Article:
The Ofi Press Magazine

International Poetry and Fiction from Mexico City

Poetry Review: 'Monoygotic Codependant' by Stephanie Bryant Anderson

Monozygotic | Codependent by Stephanie Bryant Anderson
The Blue Hour Press, 2015
72 pages

$11.00

Poetry Review by Andrew Taylor, Nottingham, England

Published in The Ofi Press issue 46

 

 

 

 

This is an intriguing and bold collection of work. Any poetry book that begins with a quote by Sylvia Plath, is setting itself up for a certain kind of reading, particularly when utilising a quote such as this:

            I do not know who I am, where I am going – and I am the one who has to decide
            the answers to these hideous questions – Sylvia Plath.

The expectation, then, is that the reader will be asked to engage with issues such as identity, the self and darkness. There is that element, clearly. However, there is an undeniable tenderness within this debut collection.

The book opens strongly, with a poem of firm intent. So much intent that it appears before the contents page. ‘Loneliness Came Inside My Home, Unpacked Its Things’ begins with the personal pronoun and offers us a view of a certain kind of domesticity; one of darkness and isolation only punctuated by the ‘[…] way I’ve neatly folded the laundry/ over and over’. The sense of the outside world disrupts the domesticity (in which ever form it takes) with the quite beautiful image of the snow and its ‘such beautiful white flowers’.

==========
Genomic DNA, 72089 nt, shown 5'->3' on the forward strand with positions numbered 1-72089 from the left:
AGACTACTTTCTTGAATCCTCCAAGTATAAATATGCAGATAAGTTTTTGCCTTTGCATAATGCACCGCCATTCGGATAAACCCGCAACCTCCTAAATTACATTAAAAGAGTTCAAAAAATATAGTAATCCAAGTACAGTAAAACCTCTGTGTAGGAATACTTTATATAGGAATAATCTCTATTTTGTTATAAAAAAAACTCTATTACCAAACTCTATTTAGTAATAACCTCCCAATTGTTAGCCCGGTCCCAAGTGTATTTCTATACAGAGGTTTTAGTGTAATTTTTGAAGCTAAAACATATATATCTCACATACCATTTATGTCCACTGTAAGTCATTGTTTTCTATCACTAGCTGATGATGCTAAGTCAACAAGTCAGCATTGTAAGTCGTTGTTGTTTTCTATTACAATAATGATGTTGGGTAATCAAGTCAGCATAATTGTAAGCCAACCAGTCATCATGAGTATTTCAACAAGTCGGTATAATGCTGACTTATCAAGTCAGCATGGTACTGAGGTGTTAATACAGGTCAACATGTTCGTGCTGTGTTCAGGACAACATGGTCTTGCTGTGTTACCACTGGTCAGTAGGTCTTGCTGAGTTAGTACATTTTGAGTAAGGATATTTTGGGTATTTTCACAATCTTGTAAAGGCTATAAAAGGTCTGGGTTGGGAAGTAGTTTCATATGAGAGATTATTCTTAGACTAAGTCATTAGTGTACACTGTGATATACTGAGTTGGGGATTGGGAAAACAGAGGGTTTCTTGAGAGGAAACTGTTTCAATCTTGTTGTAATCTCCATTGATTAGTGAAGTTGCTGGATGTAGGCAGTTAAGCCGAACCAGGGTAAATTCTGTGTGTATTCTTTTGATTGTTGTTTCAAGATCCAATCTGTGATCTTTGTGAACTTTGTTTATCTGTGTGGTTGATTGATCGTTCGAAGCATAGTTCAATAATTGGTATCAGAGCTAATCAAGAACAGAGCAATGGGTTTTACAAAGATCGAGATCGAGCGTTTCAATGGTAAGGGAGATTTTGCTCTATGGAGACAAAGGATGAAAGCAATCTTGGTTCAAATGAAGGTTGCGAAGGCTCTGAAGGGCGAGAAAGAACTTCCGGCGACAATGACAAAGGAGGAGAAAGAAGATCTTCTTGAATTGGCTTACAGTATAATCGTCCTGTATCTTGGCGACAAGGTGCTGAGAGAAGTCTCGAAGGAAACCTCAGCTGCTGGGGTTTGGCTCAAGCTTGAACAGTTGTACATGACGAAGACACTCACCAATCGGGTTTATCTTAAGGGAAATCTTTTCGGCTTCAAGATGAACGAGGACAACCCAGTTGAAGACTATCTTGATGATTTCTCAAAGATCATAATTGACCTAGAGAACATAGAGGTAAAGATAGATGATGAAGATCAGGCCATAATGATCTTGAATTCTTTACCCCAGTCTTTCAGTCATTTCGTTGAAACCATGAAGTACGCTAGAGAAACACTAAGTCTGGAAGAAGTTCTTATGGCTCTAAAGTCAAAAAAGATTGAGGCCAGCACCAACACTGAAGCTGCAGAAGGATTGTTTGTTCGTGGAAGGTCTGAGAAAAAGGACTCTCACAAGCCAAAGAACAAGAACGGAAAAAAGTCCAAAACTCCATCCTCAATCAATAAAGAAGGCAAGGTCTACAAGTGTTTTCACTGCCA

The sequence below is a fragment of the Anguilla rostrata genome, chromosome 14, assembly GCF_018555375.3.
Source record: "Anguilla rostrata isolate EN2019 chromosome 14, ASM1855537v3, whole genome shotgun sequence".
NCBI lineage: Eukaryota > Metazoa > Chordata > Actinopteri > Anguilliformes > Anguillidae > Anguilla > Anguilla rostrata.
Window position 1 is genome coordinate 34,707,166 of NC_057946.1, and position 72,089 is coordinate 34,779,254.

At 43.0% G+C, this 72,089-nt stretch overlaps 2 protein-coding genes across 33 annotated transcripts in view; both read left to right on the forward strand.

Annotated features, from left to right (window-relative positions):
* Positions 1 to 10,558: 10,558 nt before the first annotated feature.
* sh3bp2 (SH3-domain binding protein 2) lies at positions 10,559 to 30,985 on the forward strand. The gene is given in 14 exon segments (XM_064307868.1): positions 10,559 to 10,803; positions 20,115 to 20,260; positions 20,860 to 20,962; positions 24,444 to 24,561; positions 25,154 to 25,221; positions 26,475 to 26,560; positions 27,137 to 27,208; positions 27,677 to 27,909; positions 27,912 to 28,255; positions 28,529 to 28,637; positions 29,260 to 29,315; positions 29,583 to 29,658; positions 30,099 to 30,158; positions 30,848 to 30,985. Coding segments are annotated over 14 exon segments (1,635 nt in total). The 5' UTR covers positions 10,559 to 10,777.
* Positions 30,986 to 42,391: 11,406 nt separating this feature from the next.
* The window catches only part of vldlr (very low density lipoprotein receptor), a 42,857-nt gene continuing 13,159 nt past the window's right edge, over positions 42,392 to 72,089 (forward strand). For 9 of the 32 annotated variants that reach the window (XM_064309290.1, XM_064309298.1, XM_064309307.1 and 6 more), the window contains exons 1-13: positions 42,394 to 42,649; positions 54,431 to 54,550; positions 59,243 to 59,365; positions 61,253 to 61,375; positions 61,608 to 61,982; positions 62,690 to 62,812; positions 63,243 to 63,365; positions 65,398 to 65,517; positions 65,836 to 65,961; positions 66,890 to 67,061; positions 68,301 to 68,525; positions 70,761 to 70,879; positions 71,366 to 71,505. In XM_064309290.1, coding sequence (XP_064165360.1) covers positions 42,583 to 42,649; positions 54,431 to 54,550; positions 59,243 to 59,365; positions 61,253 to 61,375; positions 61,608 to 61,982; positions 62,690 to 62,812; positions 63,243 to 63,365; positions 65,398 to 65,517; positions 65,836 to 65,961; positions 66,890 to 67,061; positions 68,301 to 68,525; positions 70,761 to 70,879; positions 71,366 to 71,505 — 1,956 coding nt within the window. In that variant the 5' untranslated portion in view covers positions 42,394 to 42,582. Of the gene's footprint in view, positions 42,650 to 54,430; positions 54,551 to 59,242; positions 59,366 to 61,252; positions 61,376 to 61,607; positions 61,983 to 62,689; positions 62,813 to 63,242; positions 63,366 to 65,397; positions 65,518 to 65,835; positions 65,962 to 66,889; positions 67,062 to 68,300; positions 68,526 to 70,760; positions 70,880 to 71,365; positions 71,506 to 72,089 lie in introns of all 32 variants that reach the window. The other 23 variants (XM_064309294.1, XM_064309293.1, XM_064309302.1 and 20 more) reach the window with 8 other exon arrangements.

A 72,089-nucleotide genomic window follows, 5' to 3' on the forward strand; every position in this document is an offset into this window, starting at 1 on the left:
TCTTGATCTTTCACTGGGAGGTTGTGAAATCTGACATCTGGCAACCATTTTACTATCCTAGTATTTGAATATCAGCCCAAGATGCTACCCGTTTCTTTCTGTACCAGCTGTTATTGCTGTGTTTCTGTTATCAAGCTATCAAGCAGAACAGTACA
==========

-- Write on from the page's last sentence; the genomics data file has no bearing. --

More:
After the dedication (to Charlie who is 6 minutes older) and contents page, it feels like we have another start to the book, one concerned with family and religion. ‘Don’t put all your eggs in one basket’ is a poem about familial history and the repetition of twins born within that family. Allowing once more for the outside to penetrate the poem, this successful technique brings a distance from the narratorial voice in just the right way:

                        God is waiting from the tops of tin roofs
                        overlooking a sky of birds’ feet, and a horse,

                        a withered field, and yellow-brown water standing
                        in the yard.

 

This is reminiscent of Les Murray and the way he edges the natural world into the order or chaos of the everyday.

The themes of family and the domestic continue throughout the book with an almost comforting regularity. Often collections of poetry are just that – a collection of disparate material and of course, there is nothing at all wrong with that. It is refreshing though, to read a collection where the thematic concerns are spread so evenly. That is not to say that the collection is overbearing or repetitious in any way. In fact, the book spreads out in its latter stages whilst never straying too far from the domesticity that is at its core.

Overall, this is a collection that invites the reader to engage with intimate moments of life; the highs, the lows and the in-betweens. All of this is achieved without being too sentimental and with a narrative voice that at times, can be just distant enough. Despite often dealing with subjects as bleak as death and divorce, there is a sense of something else happening within the book. Perhaps it is the ever present natural world. A strong and important debut.